AB: It's like being in the glow of a fire. You hope you won't get burned. I’m not sure how much I’ve realized it yet. I guess I can say I‘m “almost overwhelmed”--I’m not quite overwhelmed, but I’m getting there. Every day has something new happening, and communications pouring in from people all over. The book has been receiving wonderful reviews and touching people. But Flavia has been touching something in people that generates a response from the heart, and the most often mentioned word in the reviews is love--how much people love Flavia and have taken her in as if she’s a long-lost member of their family, which is certainly very, very gratifying.
(Photo © Jeff Bassett)

I took The Sweetness at the Bottom of the Pie in via audiobook and was just enamored with the voice talent. Jayne Entwistle skillfully became Flavia de Luce. What a brilliant performance on her part and an absolute win for whoever cast her for the job.

One thing this has inspired me to do is run a short mystery game for my captive audience here at home using my beloved Top Secret/S.I. rules only to discover there has never been rules for young characters written. Based on what the rule book says for optional rules for older characters I played around with reverse engineering some and came up with this- Top Secret/S.I. Younger Character Rules.

Sunday, May 22, 2011

The Poison Belt

Today is Sir Arthur Conan Doyle's birthday. With that we'll talk about Professor George Edward Challenger and The Poison Belt. There might be spoilers within...

I've said before how unlikable Professor Challenger is portrayed, yet as the reader you can't help but love the character. What an interesting writing technique. It seems most authors aim for their protagonists to be the best of the best or the most likable possible, perhaps with an eye bent towards marketing to audiences. I feel that pull if put to the task of writing fiction. But Doyle uses the everyday man as the eyepiece (Dr. Watson for Sherlock and Mr. Malone for Challenger) to observe a protagonist who is abrasive and often unpleasant. This is remarkably more realistic, in my opinion.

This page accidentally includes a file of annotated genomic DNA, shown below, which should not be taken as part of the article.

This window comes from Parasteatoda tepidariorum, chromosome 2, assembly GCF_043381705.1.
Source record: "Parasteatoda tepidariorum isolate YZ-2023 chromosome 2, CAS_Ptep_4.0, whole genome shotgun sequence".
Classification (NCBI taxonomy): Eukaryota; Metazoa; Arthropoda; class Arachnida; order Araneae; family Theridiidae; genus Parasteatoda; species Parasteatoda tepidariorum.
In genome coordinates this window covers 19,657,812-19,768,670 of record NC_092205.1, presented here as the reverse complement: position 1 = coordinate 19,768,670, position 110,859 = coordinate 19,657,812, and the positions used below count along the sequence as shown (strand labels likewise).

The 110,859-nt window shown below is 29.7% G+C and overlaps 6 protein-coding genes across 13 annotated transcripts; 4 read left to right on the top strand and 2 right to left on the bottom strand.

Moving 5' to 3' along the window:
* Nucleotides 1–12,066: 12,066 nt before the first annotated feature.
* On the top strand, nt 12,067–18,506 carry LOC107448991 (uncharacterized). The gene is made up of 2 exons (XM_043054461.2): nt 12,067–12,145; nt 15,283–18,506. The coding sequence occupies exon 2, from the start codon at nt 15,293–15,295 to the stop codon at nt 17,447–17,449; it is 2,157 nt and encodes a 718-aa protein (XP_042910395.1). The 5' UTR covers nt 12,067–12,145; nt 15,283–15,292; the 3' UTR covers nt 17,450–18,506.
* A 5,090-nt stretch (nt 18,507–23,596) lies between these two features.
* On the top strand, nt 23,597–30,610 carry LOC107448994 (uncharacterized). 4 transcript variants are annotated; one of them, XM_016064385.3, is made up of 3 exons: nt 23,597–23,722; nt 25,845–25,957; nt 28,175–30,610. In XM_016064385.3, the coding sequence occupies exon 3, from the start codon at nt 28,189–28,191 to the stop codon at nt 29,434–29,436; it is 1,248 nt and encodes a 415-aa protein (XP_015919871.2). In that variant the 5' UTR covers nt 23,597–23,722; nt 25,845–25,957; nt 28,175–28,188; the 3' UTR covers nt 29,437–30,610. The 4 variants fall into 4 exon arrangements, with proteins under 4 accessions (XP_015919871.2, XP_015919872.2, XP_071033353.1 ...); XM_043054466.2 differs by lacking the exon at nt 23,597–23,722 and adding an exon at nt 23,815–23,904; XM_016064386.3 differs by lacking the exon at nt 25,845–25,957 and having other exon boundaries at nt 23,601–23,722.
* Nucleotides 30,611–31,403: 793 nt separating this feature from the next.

The Lost World was wonderful. It set me on the course to follow the adventures of Professor Challenger straightaway. The Poison Belt was strange. The themes in the short novel rang so familiar that I was often imagining scenes exactly described before from the likes of The Stand, etc. Except that Poison Belt predates them all, pretty much. It's remarkable how dark the story is.

The ending leaves us with redemption. The world is reborn unawares. Challenger and his crew are the only people in realize the truth even though the world feels a renewal of life.

One thing that is remarkable about Doyle's Challenger stories are that the scientific discoveries are so Earth shattering (almost literally!) that the world would be changed by them. Yet Challenger's bane is that the proof, although often pretty strong, isn't enough to shake the world's common mis-beliefs. It seems the world is more comfortable believing Challenger is a crazy mad scientist. And unfortunately for him, his manner often fits that bill.

There are only a few stories featuring G.E. Challenger. The Lost World, The Poison Belt, The Land of Mist, and two short stories- When the World Screamed, and The Disintegration Machine. I hope to find and enjoy them soon. We'll meet back here and talk about it when I do...